There are at least two books on this subject: They Have a Word for It: A Lighthearted Lexicon of Untranslatable Words & Phrases by Howard Rheingold, first published in 1988; and The Meaning of Tingo…and Other Extraordinary Words from Around the World by Adam Jacot de Boinod, published in 2005. Notwithstanding the subtitles, the latter is actually more lighthearted than Rheingold’s book, which goes into more depth in terms of the nuance and context for each word, as well as aiming to add to the reader's working vocabulary. Both, however, make excellent lavatorial reading material.

As other noders have pointed out, it is possible to translate supposedly ‘untranslatable’ words, or to convey the meaning of such a word using multiple words. However, there is a world of difference between, say, ‘Drachenfutter’, a German compound-noun which translates literally as ‘dragon fodder’ and which describes a peace offering for a woman from a guilty man (e.g. a bunch of flowers), a meaning immediately graspable by most Westerners, and a word such as ‘aware’ (pron. ah-WAH-ray), Japanese for ‘the feelings engendered by ephemeral beauty’,* which may arguably require an enhanced understanding of Japanese culture in order to fully appreciate its native and original meaning, albeit one may easily gather a functional approximization in Western terms.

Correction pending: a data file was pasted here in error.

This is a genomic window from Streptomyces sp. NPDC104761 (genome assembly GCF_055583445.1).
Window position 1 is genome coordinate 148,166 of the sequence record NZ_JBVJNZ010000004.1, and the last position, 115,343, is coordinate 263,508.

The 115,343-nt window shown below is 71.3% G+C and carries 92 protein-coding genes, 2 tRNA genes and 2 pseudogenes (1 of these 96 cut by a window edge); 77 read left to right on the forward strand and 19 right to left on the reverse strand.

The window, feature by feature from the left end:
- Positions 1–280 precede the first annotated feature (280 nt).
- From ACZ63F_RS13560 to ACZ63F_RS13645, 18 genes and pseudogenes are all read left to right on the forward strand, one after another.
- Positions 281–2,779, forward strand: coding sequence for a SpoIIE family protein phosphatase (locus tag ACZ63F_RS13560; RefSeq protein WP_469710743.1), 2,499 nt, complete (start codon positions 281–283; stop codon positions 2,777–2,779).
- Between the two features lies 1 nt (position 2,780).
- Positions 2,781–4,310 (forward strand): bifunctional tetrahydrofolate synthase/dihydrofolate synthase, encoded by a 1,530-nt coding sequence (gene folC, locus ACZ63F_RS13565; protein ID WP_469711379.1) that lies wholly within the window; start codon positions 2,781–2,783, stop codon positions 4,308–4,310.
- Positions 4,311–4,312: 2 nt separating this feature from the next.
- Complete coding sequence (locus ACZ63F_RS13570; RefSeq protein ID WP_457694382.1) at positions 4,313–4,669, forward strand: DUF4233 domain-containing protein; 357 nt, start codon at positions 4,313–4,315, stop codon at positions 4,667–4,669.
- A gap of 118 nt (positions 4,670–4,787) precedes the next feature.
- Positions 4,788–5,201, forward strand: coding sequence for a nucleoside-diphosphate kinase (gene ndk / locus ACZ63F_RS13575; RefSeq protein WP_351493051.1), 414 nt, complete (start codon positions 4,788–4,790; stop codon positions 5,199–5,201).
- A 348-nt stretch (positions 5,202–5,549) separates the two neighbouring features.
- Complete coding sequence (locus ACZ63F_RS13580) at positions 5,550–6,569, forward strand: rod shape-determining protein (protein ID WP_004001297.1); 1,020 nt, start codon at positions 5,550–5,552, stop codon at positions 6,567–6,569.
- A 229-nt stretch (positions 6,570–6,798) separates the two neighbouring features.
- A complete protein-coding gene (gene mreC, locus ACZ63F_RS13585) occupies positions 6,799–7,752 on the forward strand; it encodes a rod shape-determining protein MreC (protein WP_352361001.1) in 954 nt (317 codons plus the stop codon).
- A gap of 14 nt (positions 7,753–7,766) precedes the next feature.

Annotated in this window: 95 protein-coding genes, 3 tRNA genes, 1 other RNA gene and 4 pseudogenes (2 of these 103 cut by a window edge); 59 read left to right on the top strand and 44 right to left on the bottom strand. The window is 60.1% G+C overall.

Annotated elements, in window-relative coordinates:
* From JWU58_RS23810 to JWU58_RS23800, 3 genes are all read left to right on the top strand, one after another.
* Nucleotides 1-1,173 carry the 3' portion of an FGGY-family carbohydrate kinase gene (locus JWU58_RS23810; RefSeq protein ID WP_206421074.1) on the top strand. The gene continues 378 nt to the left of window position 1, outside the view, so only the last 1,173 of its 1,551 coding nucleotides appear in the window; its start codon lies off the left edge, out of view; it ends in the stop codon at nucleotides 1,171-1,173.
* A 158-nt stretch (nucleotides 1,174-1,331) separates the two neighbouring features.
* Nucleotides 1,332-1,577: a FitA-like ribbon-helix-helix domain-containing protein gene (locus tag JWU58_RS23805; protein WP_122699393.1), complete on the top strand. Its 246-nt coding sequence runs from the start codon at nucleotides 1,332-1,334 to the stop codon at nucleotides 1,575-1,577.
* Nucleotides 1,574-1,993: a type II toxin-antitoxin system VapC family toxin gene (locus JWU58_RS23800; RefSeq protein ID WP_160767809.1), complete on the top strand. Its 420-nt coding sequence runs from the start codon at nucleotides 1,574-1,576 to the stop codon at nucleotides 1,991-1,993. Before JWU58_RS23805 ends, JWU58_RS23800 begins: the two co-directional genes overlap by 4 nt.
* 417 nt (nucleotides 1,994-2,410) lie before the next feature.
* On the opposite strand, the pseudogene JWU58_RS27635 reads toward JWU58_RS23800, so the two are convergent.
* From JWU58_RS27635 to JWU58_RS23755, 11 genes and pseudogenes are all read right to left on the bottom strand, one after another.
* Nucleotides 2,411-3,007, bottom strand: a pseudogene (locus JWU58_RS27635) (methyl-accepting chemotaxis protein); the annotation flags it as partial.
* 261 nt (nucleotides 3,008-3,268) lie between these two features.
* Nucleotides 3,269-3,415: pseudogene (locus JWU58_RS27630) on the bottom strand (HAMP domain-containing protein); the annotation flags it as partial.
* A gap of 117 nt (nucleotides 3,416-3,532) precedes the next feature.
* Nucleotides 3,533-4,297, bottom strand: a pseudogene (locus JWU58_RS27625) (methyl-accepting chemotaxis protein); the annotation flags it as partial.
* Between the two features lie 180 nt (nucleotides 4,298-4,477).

Rheingold’s introduction touches briefly upon the Sapir-Whorf hypothesis and words for colour, and it is this aspect – the idea that language may influence culture and thought patterns or vice versa, a theory supported (in either direction) by the subtle personality changes one undergoes when speaking a non-mother tongue - which makes supposedly untranslatable words interesting as players in this ongoing chicken and egg-style debate.


* Rheingold, H., They Have a Word for It, Sarabande Books, USA, 2000, p99